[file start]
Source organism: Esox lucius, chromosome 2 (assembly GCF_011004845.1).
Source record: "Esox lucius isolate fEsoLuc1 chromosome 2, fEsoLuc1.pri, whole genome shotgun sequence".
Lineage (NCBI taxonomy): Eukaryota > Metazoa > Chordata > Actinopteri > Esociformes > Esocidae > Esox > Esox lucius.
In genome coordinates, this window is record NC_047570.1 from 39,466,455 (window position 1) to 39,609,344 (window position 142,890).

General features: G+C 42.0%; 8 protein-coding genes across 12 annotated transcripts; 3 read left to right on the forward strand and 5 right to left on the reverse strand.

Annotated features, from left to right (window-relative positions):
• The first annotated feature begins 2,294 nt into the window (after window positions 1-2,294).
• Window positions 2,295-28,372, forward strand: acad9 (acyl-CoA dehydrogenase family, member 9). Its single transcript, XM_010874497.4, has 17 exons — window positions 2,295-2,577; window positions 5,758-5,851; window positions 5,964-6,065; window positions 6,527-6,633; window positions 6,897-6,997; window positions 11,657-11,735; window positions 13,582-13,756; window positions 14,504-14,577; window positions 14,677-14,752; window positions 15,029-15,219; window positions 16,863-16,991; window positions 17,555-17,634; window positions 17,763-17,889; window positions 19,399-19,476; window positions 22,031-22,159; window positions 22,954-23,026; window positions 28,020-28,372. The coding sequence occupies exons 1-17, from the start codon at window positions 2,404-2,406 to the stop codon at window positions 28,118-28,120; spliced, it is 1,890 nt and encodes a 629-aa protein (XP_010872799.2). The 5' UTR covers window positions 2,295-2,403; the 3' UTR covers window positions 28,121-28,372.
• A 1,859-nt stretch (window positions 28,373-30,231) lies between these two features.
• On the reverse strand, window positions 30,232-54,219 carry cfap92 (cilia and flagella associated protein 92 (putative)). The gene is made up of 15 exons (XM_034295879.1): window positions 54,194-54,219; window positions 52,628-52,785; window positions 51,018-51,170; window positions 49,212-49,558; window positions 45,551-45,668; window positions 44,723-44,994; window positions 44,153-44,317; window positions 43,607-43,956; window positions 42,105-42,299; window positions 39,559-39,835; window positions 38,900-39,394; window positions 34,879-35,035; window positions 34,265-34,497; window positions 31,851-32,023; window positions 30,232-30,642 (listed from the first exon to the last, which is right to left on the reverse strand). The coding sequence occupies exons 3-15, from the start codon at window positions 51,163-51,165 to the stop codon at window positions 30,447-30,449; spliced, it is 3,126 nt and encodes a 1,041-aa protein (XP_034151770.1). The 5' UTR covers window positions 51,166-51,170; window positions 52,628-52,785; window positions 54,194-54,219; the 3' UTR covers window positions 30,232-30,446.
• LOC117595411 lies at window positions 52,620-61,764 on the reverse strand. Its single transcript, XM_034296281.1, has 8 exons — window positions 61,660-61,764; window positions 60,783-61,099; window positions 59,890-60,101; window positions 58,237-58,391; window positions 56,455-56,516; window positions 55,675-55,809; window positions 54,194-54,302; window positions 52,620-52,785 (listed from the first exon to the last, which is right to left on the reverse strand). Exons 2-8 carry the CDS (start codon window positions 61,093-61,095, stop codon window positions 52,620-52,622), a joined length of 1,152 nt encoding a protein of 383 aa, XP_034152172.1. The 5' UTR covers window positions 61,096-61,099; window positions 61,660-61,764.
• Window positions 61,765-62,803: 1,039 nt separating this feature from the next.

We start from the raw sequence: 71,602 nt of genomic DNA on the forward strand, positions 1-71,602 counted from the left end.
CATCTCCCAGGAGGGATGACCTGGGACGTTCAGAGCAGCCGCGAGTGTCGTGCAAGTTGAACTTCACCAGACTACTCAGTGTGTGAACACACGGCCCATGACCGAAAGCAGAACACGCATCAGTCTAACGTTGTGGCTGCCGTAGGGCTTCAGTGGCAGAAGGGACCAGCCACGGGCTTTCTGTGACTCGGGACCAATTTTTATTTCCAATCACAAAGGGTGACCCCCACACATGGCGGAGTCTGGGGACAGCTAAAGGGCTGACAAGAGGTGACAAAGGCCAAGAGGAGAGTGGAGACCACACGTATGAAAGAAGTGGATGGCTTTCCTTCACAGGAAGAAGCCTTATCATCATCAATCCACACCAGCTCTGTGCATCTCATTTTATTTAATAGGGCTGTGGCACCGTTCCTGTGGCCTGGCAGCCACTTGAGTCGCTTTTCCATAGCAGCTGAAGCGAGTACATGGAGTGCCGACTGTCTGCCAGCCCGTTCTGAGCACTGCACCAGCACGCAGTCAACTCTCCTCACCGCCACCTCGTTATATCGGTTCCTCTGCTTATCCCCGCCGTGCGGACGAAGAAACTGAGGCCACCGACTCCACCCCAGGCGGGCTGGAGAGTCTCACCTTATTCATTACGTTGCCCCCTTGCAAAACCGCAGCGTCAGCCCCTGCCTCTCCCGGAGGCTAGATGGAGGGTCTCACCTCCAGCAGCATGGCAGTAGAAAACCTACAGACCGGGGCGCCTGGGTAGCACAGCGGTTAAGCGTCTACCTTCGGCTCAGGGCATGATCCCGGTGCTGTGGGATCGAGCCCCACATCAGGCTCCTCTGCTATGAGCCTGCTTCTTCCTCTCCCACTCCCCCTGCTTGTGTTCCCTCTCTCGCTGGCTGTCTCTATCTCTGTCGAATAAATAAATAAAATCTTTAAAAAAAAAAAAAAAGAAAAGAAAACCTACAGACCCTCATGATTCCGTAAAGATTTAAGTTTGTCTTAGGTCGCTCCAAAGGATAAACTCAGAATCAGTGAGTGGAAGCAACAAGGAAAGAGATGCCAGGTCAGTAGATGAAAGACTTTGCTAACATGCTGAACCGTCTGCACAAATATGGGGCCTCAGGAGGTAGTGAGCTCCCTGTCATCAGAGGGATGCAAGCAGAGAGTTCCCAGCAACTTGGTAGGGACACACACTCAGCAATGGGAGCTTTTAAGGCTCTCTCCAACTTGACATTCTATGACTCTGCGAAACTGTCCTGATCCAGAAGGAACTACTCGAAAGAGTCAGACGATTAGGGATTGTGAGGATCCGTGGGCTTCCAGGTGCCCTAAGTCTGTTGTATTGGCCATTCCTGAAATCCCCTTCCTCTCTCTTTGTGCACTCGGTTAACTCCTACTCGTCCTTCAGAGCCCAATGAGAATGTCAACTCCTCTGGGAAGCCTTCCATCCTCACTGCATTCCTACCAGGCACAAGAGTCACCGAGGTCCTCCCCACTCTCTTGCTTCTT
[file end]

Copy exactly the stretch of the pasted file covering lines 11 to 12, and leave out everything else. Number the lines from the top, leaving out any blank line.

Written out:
• LOC117595411 lies at window positions 52,620-61,764 on the reverse strand. Its single transcript, XM_034296281.1, has 8 exons — window positions 61,660-61,764; window positions 60,783-61,099; window positions 59,890-60,101; window positions 58,237-58,391; window positions 56,455-56,516; window positions 55,675-55,809; window positions 54,194-54,302; window positions 52,620-52,785 (listed from the first exon to the last, which is right to left on the reverse strand). Exons 2-8 carry the CDS (start codon window positions 61,093-61,095, stop codon window positions 52,620-52,622), a joined length of 1,152 nt encoding a protein of 383 aa, XP_034152172.1. The 5' UTR covers window positions 61,096-61,099; window positions 61,660-61,764.
• Window positions 61,765-62,803: 1,039 nt separating this feature from the next.